phil hogan

Struggling dairy and pig farmers are set to get more help as part of a raft of new measures designed to support the EU’s agriculture sector unveiled by the European Commission this week.

European commissioner for agriculture Phil Hogan announced the package of measures yesterday (14 March) in recognition of the “depth and duration of the current agricultural crisis”, which has seen prices plunge across the EU due to oversupply of key agricultural commodities – caused in part by the ongoing Russian trade embargo on Western foodstuffs.

Hogan claimed the package of exceptional measures, which focuses on the dairy, pigmeat and fruit and veg sectors and will be made available through the Common Agricultural Policy, would have a “material and positive impact on European agricultural markets”.

For dairy, the package includes an increase in quantity ceilings for the Commission’s skimmed milk powder and butter storage intervention scheme from 109,000 tonnes and 60,000 tonnes respectively to 218,000 tonnes and 100,000 tonnes.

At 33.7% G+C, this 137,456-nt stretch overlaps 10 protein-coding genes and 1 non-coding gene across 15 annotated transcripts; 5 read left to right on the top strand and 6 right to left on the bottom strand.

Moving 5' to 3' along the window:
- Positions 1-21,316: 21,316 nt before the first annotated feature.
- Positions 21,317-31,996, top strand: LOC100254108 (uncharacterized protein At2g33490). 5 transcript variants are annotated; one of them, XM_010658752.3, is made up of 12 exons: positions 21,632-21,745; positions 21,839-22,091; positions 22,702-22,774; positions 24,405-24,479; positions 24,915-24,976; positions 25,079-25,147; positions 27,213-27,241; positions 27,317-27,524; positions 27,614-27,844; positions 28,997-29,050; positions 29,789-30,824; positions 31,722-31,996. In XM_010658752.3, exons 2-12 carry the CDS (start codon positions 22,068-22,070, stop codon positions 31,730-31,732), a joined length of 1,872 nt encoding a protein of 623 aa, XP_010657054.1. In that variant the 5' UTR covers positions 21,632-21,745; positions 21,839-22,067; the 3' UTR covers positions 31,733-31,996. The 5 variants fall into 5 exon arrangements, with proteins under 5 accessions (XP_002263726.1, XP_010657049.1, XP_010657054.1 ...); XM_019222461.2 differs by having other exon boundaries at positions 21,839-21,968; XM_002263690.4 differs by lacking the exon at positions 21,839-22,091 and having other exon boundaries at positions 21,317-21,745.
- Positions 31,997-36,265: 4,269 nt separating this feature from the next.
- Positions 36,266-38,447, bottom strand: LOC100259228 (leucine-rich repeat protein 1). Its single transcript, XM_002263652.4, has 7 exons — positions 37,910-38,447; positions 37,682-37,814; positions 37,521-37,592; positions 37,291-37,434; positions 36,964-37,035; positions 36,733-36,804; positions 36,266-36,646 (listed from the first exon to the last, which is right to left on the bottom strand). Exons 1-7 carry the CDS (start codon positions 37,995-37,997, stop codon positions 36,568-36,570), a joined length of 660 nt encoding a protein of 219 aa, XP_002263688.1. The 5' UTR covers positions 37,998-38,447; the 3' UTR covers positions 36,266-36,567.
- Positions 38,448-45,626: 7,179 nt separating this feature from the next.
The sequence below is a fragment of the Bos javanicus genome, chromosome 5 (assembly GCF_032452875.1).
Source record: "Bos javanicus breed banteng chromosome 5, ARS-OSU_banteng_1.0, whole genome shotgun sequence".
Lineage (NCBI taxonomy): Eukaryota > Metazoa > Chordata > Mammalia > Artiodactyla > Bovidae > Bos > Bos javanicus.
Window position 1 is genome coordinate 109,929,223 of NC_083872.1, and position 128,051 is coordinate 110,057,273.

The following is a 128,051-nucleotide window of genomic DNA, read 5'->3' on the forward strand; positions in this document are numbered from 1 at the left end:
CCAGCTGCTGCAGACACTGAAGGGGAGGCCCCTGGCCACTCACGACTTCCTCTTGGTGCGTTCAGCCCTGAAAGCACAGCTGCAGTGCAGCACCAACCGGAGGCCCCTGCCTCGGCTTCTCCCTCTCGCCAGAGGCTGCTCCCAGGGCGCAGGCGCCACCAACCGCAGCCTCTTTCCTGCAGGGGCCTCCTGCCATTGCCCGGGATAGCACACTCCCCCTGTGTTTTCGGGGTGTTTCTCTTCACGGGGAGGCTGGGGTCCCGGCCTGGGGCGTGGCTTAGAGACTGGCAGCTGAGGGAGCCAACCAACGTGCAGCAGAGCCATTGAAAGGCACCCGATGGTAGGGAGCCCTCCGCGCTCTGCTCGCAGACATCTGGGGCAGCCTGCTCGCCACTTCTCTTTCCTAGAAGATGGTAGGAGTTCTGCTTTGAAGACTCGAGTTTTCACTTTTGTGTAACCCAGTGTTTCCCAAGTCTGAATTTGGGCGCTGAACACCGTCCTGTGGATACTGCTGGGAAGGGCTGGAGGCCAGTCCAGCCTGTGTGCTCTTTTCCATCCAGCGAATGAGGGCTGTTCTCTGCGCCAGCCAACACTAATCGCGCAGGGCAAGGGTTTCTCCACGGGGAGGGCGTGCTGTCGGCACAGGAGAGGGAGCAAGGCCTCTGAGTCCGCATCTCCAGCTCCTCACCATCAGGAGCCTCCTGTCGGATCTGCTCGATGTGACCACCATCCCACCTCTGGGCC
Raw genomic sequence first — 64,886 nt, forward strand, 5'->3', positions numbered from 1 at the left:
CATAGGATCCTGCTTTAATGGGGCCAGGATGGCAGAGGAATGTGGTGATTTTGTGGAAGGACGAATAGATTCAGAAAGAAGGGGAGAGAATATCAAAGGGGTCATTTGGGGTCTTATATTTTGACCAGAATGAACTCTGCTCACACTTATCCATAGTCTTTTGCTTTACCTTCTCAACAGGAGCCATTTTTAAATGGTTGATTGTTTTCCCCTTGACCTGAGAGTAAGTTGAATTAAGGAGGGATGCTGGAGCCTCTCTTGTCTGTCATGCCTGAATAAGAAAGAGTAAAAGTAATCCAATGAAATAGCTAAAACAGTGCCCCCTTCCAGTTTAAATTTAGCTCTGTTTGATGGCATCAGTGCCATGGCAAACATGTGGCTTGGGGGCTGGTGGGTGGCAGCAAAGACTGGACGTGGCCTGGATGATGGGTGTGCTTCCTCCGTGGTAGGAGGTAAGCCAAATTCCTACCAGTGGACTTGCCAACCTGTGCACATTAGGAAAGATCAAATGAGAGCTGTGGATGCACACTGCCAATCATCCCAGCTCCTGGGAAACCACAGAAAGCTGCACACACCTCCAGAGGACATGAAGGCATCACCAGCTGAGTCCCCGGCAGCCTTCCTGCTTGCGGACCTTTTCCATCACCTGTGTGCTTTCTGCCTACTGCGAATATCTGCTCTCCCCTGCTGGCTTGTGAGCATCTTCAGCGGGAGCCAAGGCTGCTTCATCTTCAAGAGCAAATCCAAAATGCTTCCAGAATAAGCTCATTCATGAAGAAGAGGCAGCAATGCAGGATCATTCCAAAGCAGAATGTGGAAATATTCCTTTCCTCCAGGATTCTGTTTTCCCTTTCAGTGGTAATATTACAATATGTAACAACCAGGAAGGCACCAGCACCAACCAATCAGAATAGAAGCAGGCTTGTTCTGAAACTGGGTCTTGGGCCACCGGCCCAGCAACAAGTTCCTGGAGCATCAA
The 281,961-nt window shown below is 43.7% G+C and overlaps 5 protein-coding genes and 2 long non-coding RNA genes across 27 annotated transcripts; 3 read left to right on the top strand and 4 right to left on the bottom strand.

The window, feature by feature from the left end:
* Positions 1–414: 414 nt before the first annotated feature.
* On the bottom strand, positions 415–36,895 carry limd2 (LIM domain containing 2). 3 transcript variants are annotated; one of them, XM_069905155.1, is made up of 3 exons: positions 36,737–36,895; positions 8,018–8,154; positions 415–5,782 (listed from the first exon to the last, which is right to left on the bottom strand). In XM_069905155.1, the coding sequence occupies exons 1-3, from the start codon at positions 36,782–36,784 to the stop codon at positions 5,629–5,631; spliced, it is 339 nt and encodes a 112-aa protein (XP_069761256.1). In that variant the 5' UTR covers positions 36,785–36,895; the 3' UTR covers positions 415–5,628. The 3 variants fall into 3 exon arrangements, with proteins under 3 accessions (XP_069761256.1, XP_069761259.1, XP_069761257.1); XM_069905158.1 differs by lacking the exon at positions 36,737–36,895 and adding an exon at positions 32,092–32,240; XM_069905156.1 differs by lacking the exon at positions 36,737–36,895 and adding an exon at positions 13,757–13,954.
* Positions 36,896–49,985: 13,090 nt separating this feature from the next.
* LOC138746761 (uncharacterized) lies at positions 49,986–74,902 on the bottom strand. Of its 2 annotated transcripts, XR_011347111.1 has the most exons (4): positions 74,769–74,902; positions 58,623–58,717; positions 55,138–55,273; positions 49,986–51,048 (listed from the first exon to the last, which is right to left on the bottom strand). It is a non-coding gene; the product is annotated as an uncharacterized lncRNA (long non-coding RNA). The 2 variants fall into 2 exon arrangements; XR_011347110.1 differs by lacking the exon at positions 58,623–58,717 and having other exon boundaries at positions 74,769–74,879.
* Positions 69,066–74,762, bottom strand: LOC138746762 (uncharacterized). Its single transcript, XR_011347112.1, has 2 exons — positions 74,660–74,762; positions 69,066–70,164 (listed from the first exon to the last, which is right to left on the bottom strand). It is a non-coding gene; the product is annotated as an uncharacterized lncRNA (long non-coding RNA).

The Commission has also pledged to activate, for a limited period of time, the possibility to enable dairy producer organisations, interbranch organisations and co-operatives to establish voluntary agreements on curbing production and supply. It has also decided to temporarily permit member states to offer emergency aid up to a maximum of €15,000 (£11,756) per farmer per year.

A €30m (£23.5m) promotional budget for the pigmeat and dairy sector would be doubled to “reflect the market disturbances in those sectors”, while the Commission would consider the introduction of a new private storage aid scheme for pigmeat, added Hogan.

A new Meat Market Observatory covering beef and pigmeat, would also be set up in order to better monitor the market and share valuable information on trends.

“In the interest of EU farmers, I am prepared to use all instruments that the legislators have put at our disposal, both as a short term and long term measure,” Hogan said.

“We must use the appropriate instruments and actions to enable farmers to be resilient in the face of volatility whilst providing immediate assistance to them,” he added. “Today’s response is a comprehensive one, taking on board as many of the proposals as can be done, within the legal and budgetary constraints that apply to all of us.”

The package was welcomed by Dairy UK chairman David Dobbin, who noted it was “essential there is an effective floor in the market and an outlet for short term surpluses”.

Increasing the quantity ceilings in the Commisison’s storage intervention scheme would “help avoid even greater downward pressure on milk prices in the current global over supply situation”, he said.